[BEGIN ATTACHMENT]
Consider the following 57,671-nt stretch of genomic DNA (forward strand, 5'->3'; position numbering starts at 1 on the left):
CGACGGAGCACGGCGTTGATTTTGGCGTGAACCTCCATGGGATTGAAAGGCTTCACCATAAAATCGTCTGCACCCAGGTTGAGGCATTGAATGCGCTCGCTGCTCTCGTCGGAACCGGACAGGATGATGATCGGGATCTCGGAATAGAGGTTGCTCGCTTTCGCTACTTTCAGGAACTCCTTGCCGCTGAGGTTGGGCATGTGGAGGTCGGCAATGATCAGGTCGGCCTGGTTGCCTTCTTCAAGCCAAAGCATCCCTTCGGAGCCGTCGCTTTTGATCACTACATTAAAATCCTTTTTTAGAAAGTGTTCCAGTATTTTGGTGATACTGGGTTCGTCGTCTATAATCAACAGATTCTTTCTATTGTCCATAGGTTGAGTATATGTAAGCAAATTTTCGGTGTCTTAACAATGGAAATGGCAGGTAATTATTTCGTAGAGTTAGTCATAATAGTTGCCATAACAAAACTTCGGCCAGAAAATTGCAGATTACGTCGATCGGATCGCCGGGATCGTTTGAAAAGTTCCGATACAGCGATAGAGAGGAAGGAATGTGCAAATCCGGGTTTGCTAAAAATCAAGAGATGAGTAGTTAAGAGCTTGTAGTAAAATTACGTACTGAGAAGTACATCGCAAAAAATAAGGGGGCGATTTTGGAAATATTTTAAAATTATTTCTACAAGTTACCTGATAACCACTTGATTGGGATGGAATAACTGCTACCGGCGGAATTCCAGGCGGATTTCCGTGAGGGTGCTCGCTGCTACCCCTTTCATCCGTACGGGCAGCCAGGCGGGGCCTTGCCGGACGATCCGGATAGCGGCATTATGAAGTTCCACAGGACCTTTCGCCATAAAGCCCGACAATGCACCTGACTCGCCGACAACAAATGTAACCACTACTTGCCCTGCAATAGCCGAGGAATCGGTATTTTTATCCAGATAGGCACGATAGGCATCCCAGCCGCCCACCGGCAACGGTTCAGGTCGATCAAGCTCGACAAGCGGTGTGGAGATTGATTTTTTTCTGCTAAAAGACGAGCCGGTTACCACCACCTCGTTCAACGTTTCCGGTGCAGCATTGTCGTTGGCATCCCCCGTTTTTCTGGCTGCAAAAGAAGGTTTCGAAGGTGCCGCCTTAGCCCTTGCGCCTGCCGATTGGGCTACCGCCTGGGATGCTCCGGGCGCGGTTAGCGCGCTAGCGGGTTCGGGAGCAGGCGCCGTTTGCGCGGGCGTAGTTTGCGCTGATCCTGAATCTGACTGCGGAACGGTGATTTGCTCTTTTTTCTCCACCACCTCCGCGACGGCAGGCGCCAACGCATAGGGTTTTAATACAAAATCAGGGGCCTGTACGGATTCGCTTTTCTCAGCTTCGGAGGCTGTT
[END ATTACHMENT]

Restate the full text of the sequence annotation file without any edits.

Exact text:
Consider the following 57,671-nt stretch of genomic DNA (forward strand, 5'->3'; position numbering starts at 1 on the left):
CGACGGAGCACGGCGTTGATTTTGGCGTGAACCTCCATGGGATTGAAAGGCTTCACCATAAAATCGTCTGCACCCAGGTTGAGGCATTGAATGCGCTCGCTGCTCTCGTCGGAACCGGACAGGATGATGATCGGGATCTCGGAATAGAGGTTGCTCGCTTTCGCTACTTTCAGGAACTCCTTGCCGCTGAGGTTGGGCATGTGGAGGTCGGCAATGATCAGGTCGGCCTGGTTGCCTTCTTCAAGCCAAAGCATCCCTTCGGAGCCGTCGCTTTTGATCACTACATTAAAATCCTTTTTTAGAAAGTGTTCCAGTATTTTGGTGATACTGGGTTCGTCGTCTATAATCAACAGATTCTTTCTATTGTCCATAGGTTGAGTATATGTAAGCAAATTTTCGGTGTCTTAACAATGGAAATGGCAGGTAATTATTTCGTAGAGTTAGTCATAATAGTTGCCATAACAAAACTTCGGCCAGAAAATTGCAGATTACGTCGATCGGATCGCCGGGATCGTTTGAAAAGTTCCGATACAGCGATAGAGAGGAAGGAATGTGCAAATCCGGGTTTGCTAAAAATCAAGAGATGAGTAGTTAAGAGCTTGTAGTAAAATTACGTACTGAGAAGTACATCGCAAAAAATAAGGGGGCGATTTTGGAAATATTTTAAAATTATTTCTACAAGTTACCTGATAACCACTTGATTGGGATGGAATAACTGCTACCGGCGGAATTCCAGGCGGATTTCCGTGAGGGTGCTCGCTGCTACCCCTTTCATCCGTACGGGCAGCCAGGCGGGGCCTTGCCGGACGATCCGGATAGCGGCATTATGAAGTTCCACAGGACCTTTCGCCATAAAGCCCGACAATGCACCTGACTCGCCGACAACAAATGTAACCACTACTTGCCCTGCAATAGCCGAGGAATCGGTATTTTTATCCAGATAGGCACGATAGGCATCCCAGCCGCCCACCGGCAACGGTTCAGGTCGATCAAGCTCGACAAGCGGTGTGGAGATTGATTTTTTTCTGCTAAAAGACGAGCCGGTTACCACCACCTCGTTCAACGTTTCCGGTGCAGCATTGTCGTTGGCATCCCCCGTTTTTCTGGCTGCAAAAGAAGGTTTCGAAGGTGCCGCCTTAGCCCTTGCGCCTGCCGATTGGGCTACCGCCTGGGATGCTCCGGGCGCGGTTAGCGCGCTAGCGGGTTCGGGAGCAGGCGCCGTTTGCGCGGGCGTAGTTTGCGCTGATCCTGAATCTGACTGCGGAACGGTGATTTGCTCTTTTTTCTCCACCACCTCCGCGACGGCAGGCGCCAACGCATAGGGTTTTAATACAAAATCAGGGGCCTGTACGGATTCGCTTTTCTCAGCTTCGGAGGCTGTT